First Past the Post means 100,000 Welsh voters were denied a say in the last local elections

Ian Simpson, Research Officer

Posted on the 15th May 2024

Local elections are an important part of democracy in Wales. But did you know that thousands of voters have a councillor that nobody voted for at all?

Due to the Westminster-style First Past the Post system (FPTP) used to elect councillors, a scourge of uncontested seats is damaging Welsh local democracy. An uncontested seat occurs where the number of candidates matches the number of seats up for election in a ward. When this happens, those candidates automatically become councillors, without local people in that area casting a single vote.

At the 2022 Welsh local elections, over 100,000 potential voters were denied the chance to cast a ballot due to these uncontested seats. Nine of the 22 Welsh council areas had at least one uncontested seat. Across the country, 74 candidates became councillors without voters having a say. This means 6% of all Welsh councillors taking their place following the 2022 local elections did not have to face the scrutiny of the ballot box.

Why do uncontested seats exist?

It might seem odd that nobody stood against these 74 candidates. Some would argue this is due to a lack of people coming forward to stand as councillors, but the reality is that the way we elect our councillors is the biggest culprit.

We know this because when we change the system, the problem all but disappears.

First Past the Post is an all-or-nothing system. Challenger candidates can put in weeks of work and win substantial shares of the vote but get nowhere at all. The barrier to winning election is just too high to make it worth trying.

But a lack of competition is not healthy for anyone. When uncontested seats become the norm, how are voters supposed to express their views? Years can pass without any input from the public.

What can we do to make every election competitive?

We have practical evidence from Scotland regarding what happened to uncontested seats when local authorities stop using First Past the Post. At their local elections in 2007 they rolled out a new voting system, the Single Transferable Vote (STV). At the final Scottish local elections using First Past the Post, held in 2003, there were 61 uncontested seats (5% of the total seats) but in the first two sets of Scottish local elections held under STV, there were zero uncontested seats. Although there have been a small number of uncontested seats at the two most recent sets of Scottish local elections, these are still at a much lower level than occurred under FPTP local elections in Scotland and which continue to occur in Wales.

Uncontested seats are much reduced under STV because councillors are elected in multi-member wards that ensure candidates have a genuine chance of being elected if they are able to garner a reasonable level of support among the local community. This means that even in areas where one party might be dominant, there is an incentive for other parties or independents to put forward candidates.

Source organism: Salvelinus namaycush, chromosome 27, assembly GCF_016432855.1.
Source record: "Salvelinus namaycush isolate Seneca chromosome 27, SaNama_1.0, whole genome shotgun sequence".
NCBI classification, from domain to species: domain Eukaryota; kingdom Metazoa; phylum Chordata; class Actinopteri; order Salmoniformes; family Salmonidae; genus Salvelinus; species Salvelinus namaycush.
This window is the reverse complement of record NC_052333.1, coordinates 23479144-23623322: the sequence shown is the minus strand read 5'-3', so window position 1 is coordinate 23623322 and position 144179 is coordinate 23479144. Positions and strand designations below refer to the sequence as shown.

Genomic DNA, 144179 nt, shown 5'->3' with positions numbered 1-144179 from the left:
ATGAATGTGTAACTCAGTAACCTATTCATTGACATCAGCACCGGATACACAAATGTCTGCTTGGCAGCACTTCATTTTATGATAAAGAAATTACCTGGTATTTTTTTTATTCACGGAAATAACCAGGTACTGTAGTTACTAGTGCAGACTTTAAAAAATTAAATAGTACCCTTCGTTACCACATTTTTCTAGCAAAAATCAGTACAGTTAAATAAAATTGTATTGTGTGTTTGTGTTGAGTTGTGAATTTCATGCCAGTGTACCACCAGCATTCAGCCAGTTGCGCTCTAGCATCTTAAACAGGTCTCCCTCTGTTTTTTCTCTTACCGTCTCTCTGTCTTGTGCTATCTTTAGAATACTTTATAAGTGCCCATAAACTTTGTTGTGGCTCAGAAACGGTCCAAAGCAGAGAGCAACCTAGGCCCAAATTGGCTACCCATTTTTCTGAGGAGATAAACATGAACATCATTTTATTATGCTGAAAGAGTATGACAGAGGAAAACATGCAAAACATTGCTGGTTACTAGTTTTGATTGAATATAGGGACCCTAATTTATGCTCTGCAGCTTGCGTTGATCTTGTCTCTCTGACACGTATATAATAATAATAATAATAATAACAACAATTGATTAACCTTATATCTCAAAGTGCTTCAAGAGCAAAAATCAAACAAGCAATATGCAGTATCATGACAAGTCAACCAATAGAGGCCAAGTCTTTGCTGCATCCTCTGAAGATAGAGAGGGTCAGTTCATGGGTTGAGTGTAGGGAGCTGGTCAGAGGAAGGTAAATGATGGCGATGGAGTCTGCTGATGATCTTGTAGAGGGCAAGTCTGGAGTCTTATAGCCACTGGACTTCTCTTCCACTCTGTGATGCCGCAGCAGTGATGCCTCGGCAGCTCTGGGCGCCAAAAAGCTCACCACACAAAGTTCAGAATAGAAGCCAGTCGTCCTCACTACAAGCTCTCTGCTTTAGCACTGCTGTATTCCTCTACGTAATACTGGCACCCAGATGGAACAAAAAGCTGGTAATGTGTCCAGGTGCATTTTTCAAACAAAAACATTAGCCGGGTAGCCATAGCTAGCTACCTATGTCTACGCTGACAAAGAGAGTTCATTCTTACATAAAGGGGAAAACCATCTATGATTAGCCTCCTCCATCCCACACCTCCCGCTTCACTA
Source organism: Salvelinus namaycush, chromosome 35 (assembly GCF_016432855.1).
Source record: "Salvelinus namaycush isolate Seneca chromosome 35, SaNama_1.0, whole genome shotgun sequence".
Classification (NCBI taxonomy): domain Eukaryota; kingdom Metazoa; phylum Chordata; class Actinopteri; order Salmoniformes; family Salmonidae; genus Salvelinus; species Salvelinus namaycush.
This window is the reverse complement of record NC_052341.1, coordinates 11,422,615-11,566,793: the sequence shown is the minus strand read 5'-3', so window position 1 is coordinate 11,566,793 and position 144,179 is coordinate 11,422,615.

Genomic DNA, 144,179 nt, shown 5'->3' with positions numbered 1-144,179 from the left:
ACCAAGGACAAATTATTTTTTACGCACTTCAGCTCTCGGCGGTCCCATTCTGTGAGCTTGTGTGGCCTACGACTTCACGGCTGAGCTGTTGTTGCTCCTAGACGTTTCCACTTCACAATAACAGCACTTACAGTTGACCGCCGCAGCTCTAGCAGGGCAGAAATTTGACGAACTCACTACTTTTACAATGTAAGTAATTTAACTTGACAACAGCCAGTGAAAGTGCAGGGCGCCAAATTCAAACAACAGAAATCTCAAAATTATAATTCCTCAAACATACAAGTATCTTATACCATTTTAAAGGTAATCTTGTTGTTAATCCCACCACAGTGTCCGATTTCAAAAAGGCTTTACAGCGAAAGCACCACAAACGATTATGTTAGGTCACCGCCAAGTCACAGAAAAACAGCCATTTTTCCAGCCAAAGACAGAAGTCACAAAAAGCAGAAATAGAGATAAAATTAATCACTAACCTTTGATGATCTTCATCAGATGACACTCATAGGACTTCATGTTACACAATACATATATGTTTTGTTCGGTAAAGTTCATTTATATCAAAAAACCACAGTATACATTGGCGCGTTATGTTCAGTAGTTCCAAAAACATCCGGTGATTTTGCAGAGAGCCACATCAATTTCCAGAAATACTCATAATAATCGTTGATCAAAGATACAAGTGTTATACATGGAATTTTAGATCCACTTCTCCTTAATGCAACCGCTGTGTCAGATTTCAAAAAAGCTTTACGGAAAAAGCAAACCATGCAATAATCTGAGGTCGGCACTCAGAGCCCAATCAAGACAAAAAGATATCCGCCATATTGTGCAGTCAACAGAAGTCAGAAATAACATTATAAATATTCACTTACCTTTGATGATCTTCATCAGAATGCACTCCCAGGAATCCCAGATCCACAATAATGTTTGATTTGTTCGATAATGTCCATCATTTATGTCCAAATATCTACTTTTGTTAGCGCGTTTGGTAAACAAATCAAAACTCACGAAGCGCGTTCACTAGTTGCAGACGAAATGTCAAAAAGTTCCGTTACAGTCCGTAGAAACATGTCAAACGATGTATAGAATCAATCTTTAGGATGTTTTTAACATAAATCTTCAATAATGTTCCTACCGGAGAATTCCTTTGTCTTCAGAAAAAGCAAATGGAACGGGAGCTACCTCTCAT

Welsh councils can follow Scotland and adopt the Single Transferable Vote

Gwynedd, Powys and Ceredigion are about to consult residents on a potential switch to STV, and all are near the top of the table for uncontested seats in 2022. In Gwynedd, a staggering 28 councillors (41% of the total) took their place without a vote being cast. In Powys, there were 7 uncontested seats (10% of the total) and there were 5 uncontested seats in Ceredigion (13% of the total). A change to STV in these councils would bring back competitive elections in wards    across Wales, giving voters a say once again.

There are many other reasons why a change to STV would benefit Welsh residents, not least in ensuring that the composition of local councils better reflects the way people actually vote in local elections. For example, under STV, it would be very unlikely that a party could win 70% of seats on a council, with just 47% of the votes, as Labour were able to do in Cardiff at the 2022 local elections. Similarly, Plaid Cymru won 60% of the seats, with 41% of the votes, in Ynys Mon.

The Welsh Democracy Deadline

A window of opportunity exists between now and 15 November 2024, for individual Welsh local councils to switch to using STV for their local authority elections. For this change to take place in time for the next set of local elections, in 2027, two-thirds of councillors on a local authority will have to vote in favour of the change at a formal council meeting.

Three councils (Ceredigion, Gwynedd and Powys) will soon begin public consultations, where they will seek the views of local residents on a potential switch of systems, before councillors make the final decision via votes in their council chambers.

We’ve made a tool so that people can easily contact their councillors in support of moving to the Single Transferable Vote. You can find it here.

It is time for these three councils and all the other councils in Wales to make the switch to STV, a move that will help energise local democracy in the country.

Add your name to our call for councils in Wales to ditch First Past the Post

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